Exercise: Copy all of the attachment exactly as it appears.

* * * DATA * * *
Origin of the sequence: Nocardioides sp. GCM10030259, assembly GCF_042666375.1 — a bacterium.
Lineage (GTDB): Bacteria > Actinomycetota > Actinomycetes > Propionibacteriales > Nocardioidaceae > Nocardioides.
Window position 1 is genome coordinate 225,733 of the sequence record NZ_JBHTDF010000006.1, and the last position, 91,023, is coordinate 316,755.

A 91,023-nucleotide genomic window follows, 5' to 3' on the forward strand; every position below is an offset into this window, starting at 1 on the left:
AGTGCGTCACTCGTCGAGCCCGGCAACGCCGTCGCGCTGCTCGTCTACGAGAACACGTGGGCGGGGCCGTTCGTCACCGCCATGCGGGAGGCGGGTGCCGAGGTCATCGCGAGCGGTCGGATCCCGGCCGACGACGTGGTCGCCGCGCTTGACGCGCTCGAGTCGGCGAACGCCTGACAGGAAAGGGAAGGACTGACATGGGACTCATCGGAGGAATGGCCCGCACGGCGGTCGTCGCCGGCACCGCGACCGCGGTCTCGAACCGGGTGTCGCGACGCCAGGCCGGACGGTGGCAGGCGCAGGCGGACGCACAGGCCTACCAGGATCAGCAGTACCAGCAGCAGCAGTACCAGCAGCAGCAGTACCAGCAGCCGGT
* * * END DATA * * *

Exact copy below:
Origin of the sequence: Nocardioides sp. GCM10030259, assembly GCF_042666375.1 — a bacterium.
Lineage (GTDB): Bacteria > Actinomycetota > Actinomycetes > Propionibacteriales > Nocardioidaceae > Nocardioides.
Window position 1 is genome coordinate 225,733 of the sequence record NZ_JBHTDF010000006.1, and the last position, 91,023, is coordinate 316,755.

A 91,023-nucleotide genomic window follows, 5' to 3' on the forward strand; every position below is an offset into this window, starting at 1 on the left:
AGTGCGTCACTCGTCGAGCCCGGCAACGCCGTCGCGCTGCTCGTCTACGAGAACACGTGGGCGGGGCCGTTCGTCACCGCCATGCGGGAGGCGGGTGCCGAGGTCATCGCGAGCGGTCGGATCCCGGCCGACGACGTGGTCGCCGCGCTTGACGCGCTCGAGTCGGCGAACGCCTGACAGGAAAGGGAAGGACTGACATGGGACTCATCGGAGGAATGGCCCGCACGGCGGTCGTCGCCGGCACCGCGACCGCGGTCTCGAACCGGGTGTCGCGACGCCAGGCCGGACGGTGGCAGGCGCAGGCGGACGCACAGGCCTACCAGGATCAGCAGTACCAGCAGCAGCAGTACCAGCAGCAGCAGTACCAGCAGCCGGT